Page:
The article quoted writers saying things like this: "Our copywriting muscles have withered … The punchiest headline-writers need to be able to produce long copy as well, and I fear that a whole generation has lost the ability to do that."
The only surprising thing about this piece was its tone of sudden alarm. Apart from the article’s references to social media and blogging, everything about it would have made perfect sense 15 years ago. That, if memory serves, was a few One Shows after good agencies started exhorting their creative teams to think visually – and only visually.
But who has been demanding all-visual advertising, apart from awards show judges? Certainly not consumers. They still want reasons to believe, as any tabloid weight-loss ad will demonstrate.
I think the problem, as usual, is within us as ad people. I detect that we’ve grown increasingly more sensitive – and not in a good way – about our duty to sell stuff. Consider: Over the years, the good and honest word “features” has gradually been replaced by “functional benefits,” a term with a slightly pejorative and dismissive air about it. Today, we tell our clients, products are not often sufficiently differentiated in objective terms to justify feature-based stories. Thus, our point of differentiation must be emotional in nature, as if emotional and rational appeals were mutually exclusive.
Emotion-based appeals and visual advertising were practically made for each other. A few weeks ago, Scotland’s tourism board released some brilliant photography that quickly went viral:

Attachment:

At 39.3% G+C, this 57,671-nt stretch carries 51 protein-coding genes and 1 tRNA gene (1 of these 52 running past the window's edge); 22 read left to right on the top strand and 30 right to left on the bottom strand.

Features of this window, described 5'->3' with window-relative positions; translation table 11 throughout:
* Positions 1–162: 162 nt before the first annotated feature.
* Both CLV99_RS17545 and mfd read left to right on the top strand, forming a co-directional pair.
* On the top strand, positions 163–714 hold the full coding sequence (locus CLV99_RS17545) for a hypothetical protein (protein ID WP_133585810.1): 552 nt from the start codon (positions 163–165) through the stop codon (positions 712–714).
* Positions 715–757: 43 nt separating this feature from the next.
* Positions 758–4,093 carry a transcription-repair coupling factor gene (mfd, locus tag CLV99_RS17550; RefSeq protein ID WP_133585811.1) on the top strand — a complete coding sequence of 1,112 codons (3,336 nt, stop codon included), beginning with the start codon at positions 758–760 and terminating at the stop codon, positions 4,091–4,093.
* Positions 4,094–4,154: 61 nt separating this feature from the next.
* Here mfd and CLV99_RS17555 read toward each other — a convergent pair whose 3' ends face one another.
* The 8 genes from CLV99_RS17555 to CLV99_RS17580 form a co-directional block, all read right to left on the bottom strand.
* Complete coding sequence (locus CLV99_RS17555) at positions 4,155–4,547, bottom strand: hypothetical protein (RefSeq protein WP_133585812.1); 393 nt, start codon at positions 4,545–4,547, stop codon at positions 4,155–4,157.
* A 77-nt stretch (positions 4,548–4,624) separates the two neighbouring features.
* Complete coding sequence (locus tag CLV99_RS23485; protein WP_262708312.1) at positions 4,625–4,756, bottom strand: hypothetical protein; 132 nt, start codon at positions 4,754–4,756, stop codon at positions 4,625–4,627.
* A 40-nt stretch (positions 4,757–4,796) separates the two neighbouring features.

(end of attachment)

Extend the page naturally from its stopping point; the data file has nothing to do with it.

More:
Of course, the images screamed Scotland, but in a new and refreshing way, with nary a bagpiper or Highland dancer in sight. Soon after, a making-of video appeared on YouTube:
The genius of this campaign was in its understanding of what makes the Internet tick: millions of people speaking dozens of languages, united mainly by a shared love of cute animals.
But if success today depends on understanding what makes the Internet tick – and I think we can all agree that it does – then we need good writers and good writing more than ever. Once you take away online chat, dating sites, kitten videos and porn, the Internet pretty much boils down to a global repository of electronic sales brochures. Somebody has to write all those words.
And if we’re talking about video content, we quickly see that the lack of obvious writing is part of what makes the Scottish pony idea so remarkable. Clients today have an endless appetite for online videos, but the budgets are a fraction of what gets spent on a TV production. Which means that any brilliance will probably have to be found in the writing. Here’s a wonderful demonstration of this point in a recent spot for Norway’s national lottery:
No special effects. No sync sound. Just two good actors and a killer script.
And that reminds me of last year’s triumphant online spot for the Dollar Shave Club:
Yes, it’s ancient by Internet standards, but it deserves a revisit for the simple reason that the client, Mike Dubin, was both the writer and the star of the spot, which was shot by a director buddy on a budget of $4,500. The spot also deserves a revisit because it does not hide or downplay the rational support points of the Dollar Shave Club. Rather, it celebrates them and makes them interesting through really good writing.
Did I mention that the client wrote the spot himself? Usually, that’s terrible news. Yes, Dubin is an unsual client in that he has a background in sketch comedy but, as he points out, “I’m also passionate about business. Nowadays the line between art and commercial is very blurry, especially on the web. This is a great opportunity to create art that can actually boost a business.”
Art that can actually boost a business. That’s as concise a definition of good advertising as I have ever heard. And I’m pretty sure it can’t be done by pictures alone. Especially not today.